Hello you Sex Puppets, you Filthy Assistants, you New Scum. I'd like to talk to you about my friend Spider.
Is that too forward? Do I sound like I'm delivering a deranged religious pitch to you, knocking on your door at the most inconvenient time possible to ask if you've been saved by Chain Smoking Jesus? Don't worry, Spider's not Jesus, though he did dress like him once (long story). Spider's just a mean little man who wants to tell the truth, and if you haven't had the pleasure yet, now might be the time to let him blow your head open and fill it with fire.
By Spider I mean, of course, Spider Jerusalem, star of the iconic comic book series Transmetropolitan, from writer Warren Ellis and artist Darick Robertson. Spider's what you get if you take Hunter S. Thompson and stuff him full of more anger, more drugs and enough profanity to make Quentin Tarantino blush. In the future.
And it's fantastic.
For those still uninitiated, Transmet follows Spider -- a renegade journalist who got famous, fled the city that made him famous, and then got dragged back into it by a book deal -- as he returns to journalism with his column "I Hate It Here," which tracks the various injustices, curiosities and horrors of The City in all their glory. Spider's last brush with fame left him paranoid and sucked of all his writing energy, but when he makes his glorious return almost literally writing a riot to a halt, he finds his blood pumped full of the power of the profession once again.
As a new election looms -- pitting the Nixonesque incumbent The Beast against the seemingly superficial challenger The Smiler -- Spider returns to politics, and finds corruption, lies and even murder at levels even he wasn't prepared for. It's a funnier, scarier All The President's Men, if you rolled All The President's Men around in filth, injected it full of black tar heroin and shot it in the face.
Transmet's been around for two decades now, and if you haven't read it yet, there's a good chance you've been told to read it by a friend or seen it on one of those lists of recommended comics for grown-ups (particularly grown-ups who might not otherwise read many comics). If you've encountered it and still not read it, there's also a good chance it's been on the old to-be-read pile for a while, and why not? What's the hurry in picking up a 20-year-old comic about a journalist?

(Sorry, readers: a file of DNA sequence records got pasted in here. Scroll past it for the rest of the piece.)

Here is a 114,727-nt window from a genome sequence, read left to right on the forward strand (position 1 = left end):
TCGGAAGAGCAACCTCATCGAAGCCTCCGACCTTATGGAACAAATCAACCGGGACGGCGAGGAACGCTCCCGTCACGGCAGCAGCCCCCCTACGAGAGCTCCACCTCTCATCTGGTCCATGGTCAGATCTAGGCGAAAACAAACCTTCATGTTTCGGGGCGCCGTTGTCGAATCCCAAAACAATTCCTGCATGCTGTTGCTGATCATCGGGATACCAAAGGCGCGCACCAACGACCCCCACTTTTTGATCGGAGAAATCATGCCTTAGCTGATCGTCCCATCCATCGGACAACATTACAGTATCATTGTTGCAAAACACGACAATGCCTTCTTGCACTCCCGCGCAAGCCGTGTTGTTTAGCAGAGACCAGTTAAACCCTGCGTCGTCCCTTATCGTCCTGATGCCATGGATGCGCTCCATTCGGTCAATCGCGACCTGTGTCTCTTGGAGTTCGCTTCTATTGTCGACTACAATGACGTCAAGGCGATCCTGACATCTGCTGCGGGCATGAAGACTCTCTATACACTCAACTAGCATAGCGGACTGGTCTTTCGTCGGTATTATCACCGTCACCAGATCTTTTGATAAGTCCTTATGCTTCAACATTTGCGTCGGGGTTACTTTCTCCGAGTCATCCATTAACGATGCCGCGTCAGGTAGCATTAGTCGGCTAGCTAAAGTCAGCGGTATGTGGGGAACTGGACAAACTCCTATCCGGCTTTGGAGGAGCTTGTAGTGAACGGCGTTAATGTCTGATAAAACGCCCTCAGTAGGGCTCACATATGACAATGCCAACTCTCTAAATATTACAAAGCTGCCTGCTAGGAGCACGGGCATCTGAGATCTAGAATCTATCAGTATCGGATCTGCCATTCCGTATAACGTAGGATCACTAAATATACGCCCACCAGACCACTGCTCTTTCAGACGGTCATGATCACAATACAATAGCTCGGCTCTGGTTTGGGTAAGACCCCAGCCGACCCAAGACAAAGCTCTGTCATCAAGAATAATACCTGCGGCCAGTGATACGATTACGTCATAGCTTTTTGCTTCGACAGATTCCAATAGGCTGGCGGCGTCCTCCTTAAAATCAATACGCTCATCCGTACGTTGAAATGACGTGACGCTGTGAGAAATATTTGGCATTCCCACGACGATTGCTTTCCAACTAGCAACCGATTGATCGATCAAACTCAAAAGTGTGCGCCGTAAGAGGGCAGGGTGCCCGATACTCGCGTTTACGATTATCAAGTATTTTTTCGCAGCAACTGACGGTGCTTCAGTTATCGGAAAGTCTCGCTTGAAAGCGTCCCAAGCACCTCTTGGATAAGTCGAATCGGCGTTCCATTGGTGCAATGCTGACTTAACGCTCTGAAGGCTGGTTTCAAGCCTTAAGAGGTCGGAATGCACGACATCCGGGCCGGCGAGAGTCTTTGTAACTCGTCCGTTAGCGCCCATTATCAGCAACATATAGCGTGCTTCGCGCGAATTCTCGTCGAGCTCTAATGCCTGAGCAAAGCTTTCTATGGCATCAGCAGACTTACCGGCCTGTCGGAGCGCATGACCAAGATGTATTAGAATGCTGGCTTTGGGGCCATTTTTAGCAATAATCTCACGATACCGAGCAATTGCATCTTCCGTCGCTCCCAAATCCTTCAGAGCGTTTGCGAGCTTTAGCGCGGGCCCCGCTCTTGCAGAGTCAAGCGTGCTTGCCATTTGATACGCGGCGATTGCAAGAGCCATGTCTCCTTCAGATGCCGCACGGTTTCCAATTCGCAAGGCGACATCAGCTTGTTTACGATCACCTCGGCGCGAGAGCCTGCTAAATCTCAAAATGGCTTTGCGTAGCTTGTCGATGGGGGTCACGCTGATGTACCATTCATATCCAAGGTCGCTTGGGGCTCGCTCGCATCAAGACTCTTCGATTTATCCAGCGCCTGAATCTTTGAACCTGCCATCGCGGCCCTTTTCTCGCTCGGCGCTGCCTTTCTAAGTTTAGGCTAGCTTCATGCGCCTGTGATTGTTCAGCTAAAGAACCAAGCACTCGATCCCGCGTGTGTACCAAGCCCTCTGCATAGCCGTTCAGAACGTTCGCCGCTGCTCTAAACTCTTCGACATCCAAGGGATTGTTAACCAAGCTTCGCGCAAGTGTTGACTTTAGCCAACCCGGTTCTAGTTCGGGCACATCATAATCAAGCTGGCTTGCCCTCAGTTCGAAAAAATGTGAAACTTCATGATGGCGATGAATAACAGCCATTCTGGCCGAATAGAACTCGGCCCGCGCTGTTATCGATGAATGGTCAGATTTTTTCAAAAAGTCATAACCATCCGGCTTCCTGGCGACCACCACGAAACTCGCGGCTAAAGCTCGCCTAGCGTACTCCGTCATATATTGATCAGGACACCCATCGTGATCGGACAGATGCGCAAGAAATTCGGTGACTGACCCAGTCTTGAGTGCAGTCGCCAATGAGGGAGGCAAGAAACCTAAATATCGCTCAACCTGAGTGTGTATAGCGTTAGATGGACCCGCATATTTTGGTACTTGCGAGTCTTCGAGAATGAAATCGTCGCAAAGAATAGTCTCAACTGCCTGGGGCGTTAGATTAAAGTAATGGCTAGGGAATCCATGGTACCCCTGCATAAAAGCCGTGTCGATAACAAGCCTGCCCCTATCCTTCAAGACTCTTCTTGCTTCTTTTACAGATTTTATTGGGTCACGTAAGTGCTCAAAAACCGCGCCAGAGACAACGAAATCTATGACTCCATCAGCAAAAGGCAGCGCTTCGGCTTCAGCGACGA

Well, for a start, there's stuff like this ...
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Oh, dear. Now I've gone and done it, haven't I? I've invoked real-world politics in this amusing little discussion we were having about funny books. My stars and garters, what are we to do now?
Relax, that's what. We're all adults here (if you're not, back away from the Transmet slowly and go read something brilliant-but-age-appropriate, like Lumberjanes), and we're still talking mostly about a work of fiction. Here's the thing, though: The other night I was re-reading this comic with the news on in the background, and Spider's latest column was blocked from publication by White House edict just as I was hearing that the White House Press Secretary had somehow blocked certain major news outlets from a press gaggle. It's hard to divorce the two things in my head now, and regardless of your political persuasion, if you're a sane and reasonably informed Adult Human you have to at the very least know that we're dealing with a president who has a history of playing fast and loose with the truth.
The Transmet fans are yawning in my general direction right now because they've known this song and dance for 20 years. Every time a politician lies or obfuscates or does something even remotely morally dubious, there's an article about the real-world relevance of Transmetropolitan. It's like clockwork, and they multiply like bloody Tribbles. I'm not exactly breaking new ground here, nor am I telling you anything that you haven't already heard in connection with other works of fiction, like 1984 or The Handmaid's Tale, and how they relate to the terrifying Now.
I'm also not suggesting that this is a story about a pure, spotless crusader taking down the forces of evil with his mighty, mighty pen, because Spider Jerusalem is a lot of things, but spotless isn't even close to one of them. He's loud, arrogant, perverse, violent, and often just as happy to please his own ego as he is to write columns in the name of social justice. When asked about his own connections to his creation, Ellis once said, "I wouldn't give that bastard house room." Neither would I. Spider's usually on the side of right, but he often doesn't care what it takes, or what damage he does, on his way to the truth he's so hungry for.